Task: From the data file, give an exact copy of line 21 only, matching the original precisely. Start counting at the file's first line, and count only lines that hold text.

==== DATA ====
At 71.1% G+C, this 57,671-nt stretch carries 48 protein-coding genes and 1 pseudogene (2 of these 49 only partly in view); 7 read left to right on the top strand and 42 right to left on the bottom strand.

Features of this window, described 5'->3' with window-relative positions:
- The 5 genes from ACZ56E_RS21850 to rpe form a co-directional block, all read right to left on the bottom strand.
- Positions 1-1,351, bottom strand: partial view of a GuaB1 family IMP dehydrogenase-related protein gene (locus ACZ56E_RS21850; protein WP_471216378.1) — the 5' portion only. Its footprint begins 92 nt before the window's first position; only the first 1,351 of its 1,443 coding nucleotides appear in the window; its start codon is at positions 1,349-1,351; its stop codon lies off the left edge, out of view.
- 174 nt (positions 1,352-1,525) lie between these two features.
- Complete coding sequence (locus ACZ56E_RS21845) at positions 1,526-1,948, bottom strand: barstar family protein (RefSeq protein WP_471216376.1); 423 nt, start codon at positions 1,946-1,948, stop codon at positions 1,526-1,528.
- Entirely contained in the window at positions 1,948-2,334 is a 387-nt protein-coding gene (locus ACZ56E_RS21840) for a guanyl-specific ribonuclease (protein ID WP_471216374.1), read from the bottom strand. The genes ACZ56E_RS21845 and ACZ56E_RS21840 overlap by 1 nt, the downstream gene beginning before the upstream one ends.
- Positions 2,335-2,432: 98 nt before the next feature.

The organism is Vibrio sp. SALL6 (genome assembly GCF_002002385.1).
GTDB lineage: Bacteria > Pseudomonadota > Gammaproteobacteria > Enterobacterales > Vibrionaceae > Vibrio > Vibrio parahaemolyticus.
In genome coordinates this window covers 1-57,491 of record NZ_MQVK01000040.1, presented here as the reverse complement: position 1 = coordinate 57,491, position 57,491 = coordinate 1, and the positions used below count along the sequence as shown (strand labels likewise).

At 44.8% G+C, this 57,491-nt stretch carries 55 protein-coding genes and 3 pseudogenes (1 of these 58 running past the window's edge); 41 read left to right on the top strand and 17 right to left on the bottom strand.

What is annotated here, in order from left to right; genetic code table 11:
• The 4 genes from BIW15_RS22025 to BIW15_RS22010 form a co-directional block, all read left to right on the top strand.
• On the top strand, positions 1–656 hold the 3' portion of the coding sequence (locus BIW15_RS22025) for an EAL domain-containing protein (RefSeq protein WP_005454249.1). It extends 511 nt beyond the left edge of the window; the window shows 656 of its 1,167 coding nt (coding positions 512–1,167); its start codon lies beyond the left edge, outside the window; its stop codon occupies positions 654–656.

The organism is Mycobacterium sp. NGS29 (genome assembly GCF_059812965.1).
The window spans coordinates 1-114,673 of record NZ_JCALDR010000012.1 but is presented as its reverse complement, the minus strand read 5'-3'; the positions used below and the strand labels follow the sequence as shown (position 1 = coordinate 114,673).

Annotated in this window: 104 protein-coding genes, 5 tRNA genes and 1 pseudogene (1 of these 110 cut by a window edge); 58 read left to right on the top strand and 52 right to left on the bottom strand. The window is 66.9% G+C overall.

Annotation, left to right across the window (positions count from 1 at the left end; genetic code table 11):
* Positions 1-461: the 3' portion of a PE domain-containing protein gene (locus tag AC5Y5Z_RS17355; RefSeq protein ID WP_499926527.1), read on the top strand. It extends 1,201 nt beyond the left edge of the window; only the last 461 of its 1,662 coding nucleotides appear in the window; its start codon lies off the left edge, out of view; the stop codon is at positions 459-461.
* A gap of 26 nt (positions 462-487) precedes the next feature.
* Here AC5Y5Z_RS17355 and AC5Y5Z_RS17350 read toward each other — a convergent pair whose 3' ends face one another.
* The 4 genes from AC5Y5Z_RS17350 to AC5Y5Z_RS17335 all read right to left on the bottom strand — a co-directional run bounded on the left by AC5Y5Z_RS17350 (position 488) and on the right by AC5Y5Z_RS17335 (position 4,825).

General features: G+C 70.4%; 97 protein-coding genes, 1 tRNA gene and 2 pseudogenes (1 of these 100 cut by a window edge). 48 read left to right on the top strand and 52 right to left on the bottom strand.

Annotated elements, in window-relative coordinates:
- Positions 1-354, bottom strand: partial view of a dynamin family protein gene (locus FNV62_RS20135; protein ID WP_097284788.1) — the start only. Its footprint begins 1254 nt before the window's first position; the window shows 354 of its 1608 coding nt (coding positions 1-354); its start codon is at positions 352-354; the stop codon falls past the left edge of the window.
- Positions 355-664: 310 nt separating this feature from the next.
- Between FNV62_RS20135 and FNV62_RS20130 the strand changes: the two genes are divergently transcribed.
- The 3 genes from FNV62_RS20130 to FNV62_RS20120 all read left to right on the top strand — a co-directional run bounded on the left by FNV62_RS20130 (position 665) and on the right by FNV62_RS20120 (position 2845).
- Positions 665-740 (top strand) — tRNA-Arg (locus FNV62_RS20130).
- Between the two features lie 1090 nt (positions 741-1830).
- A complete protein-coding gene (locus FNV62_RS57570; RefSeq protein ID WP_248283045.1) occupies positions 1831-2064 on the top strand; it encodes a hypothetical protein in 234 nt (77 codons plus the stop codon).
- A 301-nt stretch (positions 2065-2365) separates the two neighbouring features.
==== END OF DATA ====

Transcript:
* A gap of 26 nt (positions 462-487) precedes the next feature.